We live our lives — and do business — through social media. Over 2 billion social media users worldwide spend an average of two and a half hours per day on Facebook, Twitter, Instagram and YouTube. And they're doing more than sharing vacation photos or following their favorite celebrities.
Research has found 74 percent of consumers rely on social media to make purchasing decisions. In turn, social media has become a powerful tool used by businesses to build brands, sell products and deliver services to customers.
As social media becomes woven into our lives, businesses are spending more resources than ever to reach consumers and customers in these digital spaces. According to a recent report by Statistia, social media advertising budgets have doubled worldwide between 2014 and 2016 —going from $16 billion to $31 billion. Social media spending in the U.S. alone is expected to reach $17.3 billion by 2019.
Employers are looking for people at all career levels – from entry-level positions to the C-suite, who understand how social media works and how to leverage this technology to build the bottom line. Recruiting site Indeed.com currently lists over 700 social media manager jobs in New Jersey, for Fortune 500 companies like Johnson & Johnson and Verizon as well as small businesses, advertising agencies and not-for-profit organizations. Social media specialists can earn from $46,000 to $71,000 annually, and social media marketing managers command salaries in the range of $115,000.
Social media skills are an important part of the manager’s tool kit. Older professionals in particular may feel the need to bolster their expertise and knowledge in this area. They may be familiar with Facebook and LinkedIn from personal use, but less conversant with platforms more popular with 20-somethings like WhatsApp and Snapchat. Understanding the ever expanding array of social media channels, the potential opportunities (and threats) they create for organizations, and knowing how to use social media to further business objectives are common concerns for managers across a range of industries and disciplines.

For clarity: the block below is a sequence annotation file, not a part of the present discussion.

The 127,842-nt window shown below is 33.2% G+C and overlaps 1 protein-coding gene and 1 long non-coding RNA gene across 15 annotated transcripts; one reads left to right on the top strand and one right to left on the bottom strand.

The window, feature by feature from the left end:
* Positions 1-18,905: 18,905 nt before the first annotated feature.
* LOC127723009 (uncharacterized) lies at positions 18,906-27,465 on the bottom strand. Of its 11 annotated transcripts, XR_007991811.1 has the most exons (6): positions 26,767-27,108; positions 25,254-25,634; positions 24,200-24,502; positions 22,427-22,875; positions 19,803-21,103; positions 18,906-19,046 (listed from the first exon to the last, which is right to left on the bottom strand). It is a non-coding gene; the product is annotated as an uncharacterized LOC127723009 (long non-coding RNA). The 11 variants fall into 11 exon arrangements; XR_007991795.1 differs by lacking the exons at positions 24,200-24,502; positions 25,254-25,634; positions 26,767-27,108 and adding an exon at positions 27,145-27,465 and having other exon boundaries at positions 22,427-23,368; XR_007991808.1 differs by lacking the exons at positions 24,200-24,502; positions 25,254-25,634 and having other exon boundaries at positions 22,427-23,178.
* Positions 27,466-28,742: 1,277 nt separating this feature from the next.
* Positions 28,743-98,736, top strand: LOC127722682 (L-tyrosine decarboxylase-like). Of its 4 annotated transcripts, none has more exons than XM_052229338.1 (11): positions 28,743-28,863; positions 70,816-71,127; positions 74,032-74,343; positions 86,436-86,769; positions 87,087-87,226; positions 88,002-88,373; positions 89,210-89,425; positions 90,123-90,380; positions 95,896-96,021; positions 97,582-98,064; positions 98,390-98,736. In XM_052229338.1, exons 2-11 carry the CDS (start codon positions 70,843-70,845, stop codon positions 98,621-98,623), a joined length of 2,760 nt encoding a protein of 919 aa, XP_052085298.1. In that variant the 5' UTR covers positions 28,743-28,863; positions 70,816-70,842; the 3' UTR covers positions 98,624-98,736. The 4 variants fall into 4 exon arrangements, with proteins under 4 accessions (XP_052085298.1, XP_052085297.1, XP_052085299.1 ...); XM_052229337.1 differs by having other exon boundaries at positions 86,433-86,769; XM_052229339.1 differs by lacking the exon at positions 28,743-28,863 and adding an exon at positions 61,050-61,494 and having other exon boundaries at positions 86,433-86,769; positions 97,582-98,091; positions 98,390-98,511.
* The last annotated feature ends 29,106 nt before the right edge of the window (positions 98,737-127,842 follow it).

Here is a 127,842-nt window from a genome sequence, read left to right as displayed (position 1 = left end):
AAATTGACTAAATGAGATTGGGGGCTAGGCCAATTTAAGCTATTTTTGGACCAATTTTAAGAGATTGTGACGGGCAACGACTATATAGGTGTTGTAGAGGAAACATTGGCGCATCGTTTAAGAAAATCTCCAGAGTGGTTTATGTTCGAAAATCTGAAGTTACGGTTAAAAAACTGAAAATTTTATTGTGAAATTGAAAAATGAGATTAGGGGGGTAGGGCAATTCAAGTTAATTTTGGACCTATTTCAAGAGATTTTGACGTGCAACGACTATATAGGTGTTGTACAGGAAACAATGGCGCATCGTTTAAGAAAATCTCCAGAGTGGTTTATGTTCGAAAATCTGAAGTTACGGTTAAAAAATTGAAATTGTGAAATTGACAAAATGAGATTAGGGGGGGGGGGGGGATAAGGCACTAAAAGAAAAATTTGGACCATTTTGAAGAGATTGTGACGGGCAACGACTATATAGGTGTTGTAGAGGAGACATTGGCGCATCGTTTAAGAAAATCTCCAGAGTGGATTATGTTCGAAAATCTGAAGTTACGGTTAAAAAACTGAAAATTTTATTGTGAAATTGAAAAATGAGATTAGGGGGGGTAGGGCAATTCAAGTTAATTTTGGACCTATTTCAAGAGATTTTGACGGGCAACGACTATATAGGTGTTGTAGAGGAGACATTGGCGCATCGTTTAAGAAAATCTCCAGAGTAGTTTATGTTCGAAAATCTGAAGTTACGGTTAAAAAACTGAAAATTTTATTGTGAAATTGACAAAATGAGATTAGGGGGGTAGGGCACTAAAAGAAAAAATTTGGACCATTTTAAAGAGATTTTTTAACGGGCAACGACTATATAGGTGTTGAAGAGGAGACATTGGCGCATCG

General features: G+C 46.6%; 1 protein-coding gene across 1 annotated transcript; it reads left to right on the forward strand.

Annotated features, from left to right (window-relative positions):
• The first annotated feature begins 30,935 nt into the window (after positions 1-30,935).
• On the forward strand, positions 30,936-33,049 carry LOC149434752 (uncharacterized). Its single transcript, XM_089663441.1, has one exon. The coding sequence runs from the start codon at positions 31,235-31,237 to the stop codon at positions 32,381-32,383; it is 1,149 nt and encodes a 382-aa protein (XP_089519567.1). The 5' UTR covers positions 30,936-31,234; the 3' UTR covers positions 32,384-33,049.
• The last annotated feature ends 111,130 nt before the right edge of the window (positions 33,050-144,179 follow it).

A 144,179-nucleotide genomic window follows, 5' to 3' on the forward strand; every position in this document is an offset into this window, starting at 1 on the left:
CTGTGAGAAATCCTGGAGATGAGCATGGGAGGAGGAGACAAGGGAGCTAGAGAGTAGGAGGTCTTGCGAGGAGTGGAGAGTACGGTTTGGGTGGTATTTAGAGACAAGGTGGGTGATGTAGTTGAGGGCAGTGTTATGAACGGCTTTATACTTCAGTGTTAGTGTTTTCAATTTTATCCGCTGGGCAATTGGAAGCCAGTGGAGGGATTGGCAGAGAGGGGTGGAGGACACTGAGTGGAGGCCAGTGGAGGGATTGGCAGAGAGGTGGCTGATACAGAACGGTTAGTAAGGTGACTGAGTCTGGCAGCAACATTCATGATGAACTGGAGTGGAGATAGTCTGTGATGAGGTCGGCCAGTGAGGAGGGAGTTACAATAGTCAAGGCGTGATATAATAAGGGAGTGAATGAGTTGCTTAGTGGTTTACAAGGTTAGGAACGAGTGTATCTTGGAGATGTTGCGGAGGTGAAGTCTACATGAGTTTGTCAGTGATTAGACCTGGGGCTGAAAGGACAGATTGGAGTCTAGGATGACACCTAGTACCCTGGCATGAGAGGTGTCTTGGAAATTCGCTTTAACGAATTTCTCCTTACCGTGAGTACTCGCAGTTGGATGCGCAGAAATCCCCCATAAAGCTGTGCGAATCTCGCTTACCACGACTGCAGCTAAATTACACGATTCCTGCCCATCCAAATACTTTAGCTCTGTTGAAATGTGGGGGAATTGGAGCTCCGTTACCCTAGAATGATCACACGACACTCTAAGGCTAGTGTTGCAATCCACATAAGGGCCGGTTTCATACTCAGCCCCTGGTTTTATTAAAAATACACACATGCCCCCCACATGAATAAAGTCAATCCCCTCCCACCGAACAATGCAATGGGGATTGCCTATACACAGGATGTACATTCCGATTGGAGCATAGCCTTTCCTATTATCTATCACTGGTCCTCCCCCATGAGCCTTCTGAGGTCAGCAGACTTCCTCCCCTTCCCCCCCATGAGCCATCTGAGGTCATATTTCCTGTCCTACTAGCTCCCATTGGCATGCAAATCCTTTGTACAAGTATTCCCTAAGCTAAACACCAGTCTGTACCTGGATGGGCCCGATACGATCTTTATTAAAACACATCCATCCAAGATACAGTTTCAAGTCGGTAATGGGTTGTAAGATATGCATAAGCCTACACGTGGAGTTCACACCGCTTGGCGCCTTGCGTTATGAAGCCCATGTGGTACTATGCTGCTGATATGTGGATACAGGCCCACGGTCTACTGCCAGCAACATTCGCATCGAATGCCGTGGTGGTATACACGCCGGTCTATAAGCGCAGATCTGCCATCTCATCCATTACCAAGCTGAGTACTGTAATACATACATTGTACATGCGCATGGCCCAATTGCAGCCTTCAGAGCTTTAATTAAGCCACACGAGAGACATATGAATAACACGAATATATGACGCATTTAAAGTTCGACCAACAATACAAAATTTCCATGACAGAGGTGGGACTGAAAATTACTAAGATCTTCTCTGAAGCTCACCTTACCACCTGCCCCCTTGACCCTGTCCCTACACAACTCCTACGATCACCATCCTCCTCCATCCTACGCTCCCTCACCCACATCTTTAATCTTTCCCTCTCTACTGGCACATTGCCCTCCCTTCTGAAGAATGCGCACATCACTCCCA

How do older professionals build their fluency with how social media works as a business tool? “Reverse mentoring” is one option, particularly for senior executives, who can be partnered with a younger social media expert for one-to-one tutorials.
For most managers, the most expedient course is to explore adult learning programs that provide an overview of current and emerging technologies as well, as practical experience using social media in business applications.
While the chosen program depends on the student’s personal interests and career goals, a robust social media adult learning program should offer the following components:
The uses of social media as a business tool are rapidly evolving as new technologies and applications emerge and new players enter the scene. Staying current on developments in social media, and thinking about the impact of these changes on your organization and your career, will be key to your personal and professional success in a digital world.
Dr. Deirdre Christofalo is Centenary University’s Vice President for Adult, Corporate & Online Education. Tim Guella is the Director of Social Media for Centenary University’s Social Media Center of Expertise | #theVIBE.